During the 1970s and early 1980s, the History Workshop movement grew in popularity, which saw the foundation of a number of local History Workshops and a series of pamphlets, books and journals, including the History Workshop Journal. The British movement also inspired several international History Workshops in Europe, South Africa and America.[6]"

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    "An associated website, the History Workshop Online, was launched by the editorial collective of the History Workshop Journal in 2011.[7] This moderated website publishes shorter and more contemporary-focused articles than appear in History Workshop Journal, as well as editorials, debates, news and events, and a series of articles on "Radical Objects". These "Radical Objects" are tangible objects, such as badges or pamphlets, with direct relationships to events or themes in radical history.[8] In October 2012, the History Workshop Online, in collaboration with the Bishopsgate Institute, launched an online archive of material from the History Workshop Movement, which includes background information about each History Workshop and associated events from the 1960s to the 1990s. The material available on the History Workshop archive also includes scans of images, tickets and pamphlets and audio recordings from the History Workshops themselves.[9]"

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    History Workshop online in the website for the journal and its associated areas of interest. See http://www.historyworkshop.org.uk.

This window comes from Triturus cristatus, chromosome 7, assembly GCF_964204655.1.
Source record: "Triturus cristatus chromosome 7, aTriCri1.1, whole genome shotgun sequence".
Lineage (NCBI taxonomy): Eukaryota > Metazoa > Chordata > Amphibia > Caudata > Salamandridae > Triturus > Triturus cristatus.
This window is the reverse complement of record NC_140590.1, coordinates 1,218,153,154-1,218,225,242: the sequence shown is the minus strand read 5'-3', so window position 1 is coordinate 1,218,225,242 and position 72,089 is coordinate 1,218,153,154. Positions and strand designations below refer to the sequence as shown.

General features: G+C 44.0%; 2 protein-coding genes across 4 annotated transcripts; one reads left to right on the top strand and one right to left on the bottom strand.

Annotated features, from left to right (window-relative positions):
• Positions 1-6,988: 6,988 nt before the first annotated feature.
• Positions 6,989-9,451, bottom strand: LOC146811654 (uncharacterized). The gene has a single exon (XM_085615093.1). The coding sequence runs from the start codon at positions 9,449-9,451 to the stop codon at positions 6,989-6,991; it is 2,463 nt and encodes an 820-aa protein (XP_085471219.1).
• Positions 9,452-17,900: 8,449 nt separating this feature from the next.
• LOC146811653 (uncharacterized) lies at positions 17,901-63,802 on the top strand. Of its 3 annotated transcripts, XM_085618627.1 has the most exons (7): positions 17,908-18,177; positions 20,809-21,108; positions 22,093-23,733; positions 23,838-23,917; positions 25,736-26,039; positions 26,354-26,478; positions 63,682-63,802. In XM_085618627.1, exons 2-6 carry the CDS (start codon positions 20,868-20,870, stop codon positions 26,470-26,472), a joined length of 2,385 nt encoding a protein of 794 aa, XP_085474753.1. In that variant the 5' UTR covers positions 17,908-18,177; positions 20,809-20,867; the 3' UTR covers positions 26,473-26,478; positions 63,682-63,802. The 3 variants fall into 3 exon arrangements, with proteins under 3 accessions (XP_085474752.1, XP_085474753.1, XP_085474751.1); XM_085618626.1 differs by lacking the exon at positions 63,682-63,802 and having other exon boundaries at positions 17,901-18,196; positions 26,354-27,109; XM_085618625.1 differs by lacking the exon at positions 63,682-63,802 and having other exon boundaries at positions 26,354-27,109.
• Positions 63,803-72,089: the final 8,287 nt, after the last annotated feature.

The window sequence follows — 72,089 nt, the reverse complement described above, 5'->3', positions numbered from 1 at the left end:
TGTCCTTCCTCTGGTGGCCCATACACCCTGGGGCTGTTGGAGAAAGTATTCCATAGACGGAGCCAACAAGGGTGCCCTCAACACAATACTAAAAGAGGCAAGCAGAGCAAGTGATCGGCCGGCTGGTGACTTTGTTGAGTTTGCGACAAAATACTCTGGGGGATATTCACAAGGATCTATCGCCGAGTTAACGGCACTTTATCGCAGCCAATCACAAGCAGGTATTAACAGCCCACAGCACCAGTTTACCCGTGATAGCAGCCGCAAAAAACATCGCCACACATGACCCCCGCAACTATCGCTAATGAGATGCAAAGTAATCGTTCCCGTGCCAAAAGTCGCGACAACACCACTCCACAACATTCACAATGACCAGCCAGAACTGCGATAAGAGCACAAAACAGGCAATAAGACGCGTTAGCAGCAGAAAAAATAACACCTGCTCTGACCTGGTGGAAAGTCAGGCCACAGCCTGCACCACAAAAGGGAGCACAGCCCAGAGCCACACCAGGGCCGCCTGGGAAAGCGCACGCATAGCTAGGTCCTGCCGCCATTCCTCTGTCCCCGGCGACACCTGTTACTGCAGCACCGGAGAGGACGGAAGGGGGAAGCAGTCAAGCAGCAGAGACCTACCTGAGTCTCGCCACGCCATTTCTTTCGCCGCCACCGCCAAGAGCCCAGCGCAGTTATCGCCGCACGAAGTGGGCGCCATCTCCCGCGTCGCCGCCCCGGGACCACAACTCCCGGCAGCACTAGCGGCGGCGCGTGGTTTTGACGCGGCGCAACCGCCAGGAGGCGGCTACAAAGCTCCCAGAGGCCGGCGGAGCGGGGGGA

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    At the end of the above link is the following about Raphael Samuel and his wife Alison Light:

    Raphael Samuel was one of the pioneers of ‘history from below’ and one of the founders of History Workshop. He was described by Stuart Hall as one of “the most outstanding, original intellectuals of his generation.”

    Alison Light is a celebrated writer and scholar. Her remarkable work takes her readers into the fine grain and texture of everyday lives. It’s the relationships between family, friends, and members of a community that matter in her work, because these form the daily substance of life. She shows how these relationships are shaped by ideas about economics, culture, nation, race, class and gender. Her work has been applauded for opening up new vistas, and for using women’s history and popular fiction as a way of illustrating how family history is public history. Her book Common People published in 2014 was shortlisted for the Samuel Johnson prize in non-fiction. She is currently an Honorary Professor in the Department of English, at University College, London; and a Senior Associate of Pembroke College, Oxford.

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    A bibliography of Samuel's work is found at the following link:
    http://www.historyworkshop.org.uk/ra...-bibliography/